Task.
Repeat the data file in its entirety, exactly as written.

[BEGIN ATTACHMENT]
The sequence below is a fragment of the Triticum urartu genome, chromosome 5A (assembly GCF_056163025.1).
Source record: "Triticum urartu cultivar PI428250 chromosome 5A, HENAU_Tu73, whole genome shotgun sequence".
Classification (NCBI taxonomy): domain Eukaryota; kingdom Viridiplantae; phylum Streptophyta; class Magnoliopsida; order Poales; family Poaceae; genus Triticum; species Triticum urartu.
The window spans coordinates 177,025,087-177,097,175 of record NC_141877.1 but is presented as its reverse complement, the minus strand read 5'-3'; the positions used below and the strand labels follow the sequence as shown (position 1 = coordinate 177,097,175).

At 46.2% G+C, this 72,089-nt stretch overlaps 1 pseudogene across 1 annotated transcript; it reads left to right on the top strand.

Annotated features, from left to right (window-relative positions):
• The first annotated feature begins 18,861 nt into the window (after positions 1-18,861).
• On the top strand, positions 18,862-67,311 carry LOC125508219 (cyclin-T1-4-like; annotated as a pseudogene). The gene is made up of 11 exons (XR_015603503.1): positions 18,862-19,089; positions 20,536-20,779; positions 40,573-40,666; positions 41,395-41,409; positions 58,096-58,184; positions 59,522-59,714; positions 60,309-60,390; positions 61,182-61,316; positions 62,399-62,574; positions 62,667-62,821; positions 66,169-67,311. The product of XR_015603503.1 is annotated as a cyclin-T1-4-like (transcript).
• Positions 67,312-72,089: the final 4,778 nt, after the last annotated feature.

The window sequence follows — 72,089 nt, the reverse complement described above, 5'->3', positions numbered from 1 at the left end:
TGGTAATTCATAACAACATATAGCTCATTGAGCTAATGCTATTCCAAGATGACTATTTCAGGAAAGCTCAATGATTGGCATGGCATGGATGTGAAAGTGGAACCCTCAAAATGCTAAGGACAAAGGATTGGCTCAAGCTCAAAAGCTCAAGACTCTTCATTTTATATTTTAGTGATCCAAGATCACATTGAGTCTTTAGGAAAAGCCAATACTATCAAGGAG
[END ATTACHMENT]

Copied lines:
The sequence below is a fragment of the Triticum urartu genome, chromosome 5A (assembly GCF_056163025.1).
Source record: "Triticum urartu cultivar PI428250 chromosome 5A, HENAU_Tu73, whole genome shotgun sequence".
Classification (NCBI taxonomy): domain Eukaryota; kingdom Viridiplantae; phylum Streptophyta; class Magnoliopsida; order Poales; family Poaceae; genus Triticum; species Triticum urartu.
The window spans coordinates 177,025,087-177,097,175 of record NC_141877.1 but is presented as its reverse complement, the minus strand read 5'-3'; the positions used below and the strand labels follow the sequence as shown (position 1 = coordinate 177,097,175).

At 46.2% G+C, this 72,089-nt stretch overlaps 1 pseudogene across 1 annotated transcript; it reads left to right on the top strand.

Annotated features, from left to right (window-relative positions):
• The first annotated feature begins 18,861 nt into the window (after positions 1-18,861).
• On the top strand, positions 18,862-67,311 carry LOC125508219 (cyclin-T1-4-like; annotated as a pseudogene). The gene is made up of 11 exons (XR_015603503.1): positions 18,862-19,089; positions 20,536-20,779; positions 40,573-40,666; positions 41,395-41,409; positions 58,096-58,184; positions 59,522-59,714; positions 60,309-60,390; positions 61,182-61,316; positions 62,399-62,574; positions 62,667-62,821; positions 66,169-67,311. The product of XR_015603503.1 is annotated as a cyclin-T1-4-like (transcript).
• Positions 67,312-72,089: the final 4,778 nt, after the last annotated feature.

The window sequence follows — 72,089 nt, the reverse complement described above, 5'->3', positions numbered from 1 at the left end:
TGGTAATTCATAACAACATATAGCTCATTGAGCTAATGCTATTCCAAGATGACTATTTCAGGAAAGCTCAATGATTGGCATGGCATGGATGTGAAAGTGGAACCCTCAAAATGCTAAGGACAAAGGATTGGCTCAAGCTCAAAAGCTCAAGACTCTTCATTTTATATTTTAGTGATCCAAGATCACATTGAGTCTTTAGGAAAAGCCAATACTATCAAGGAG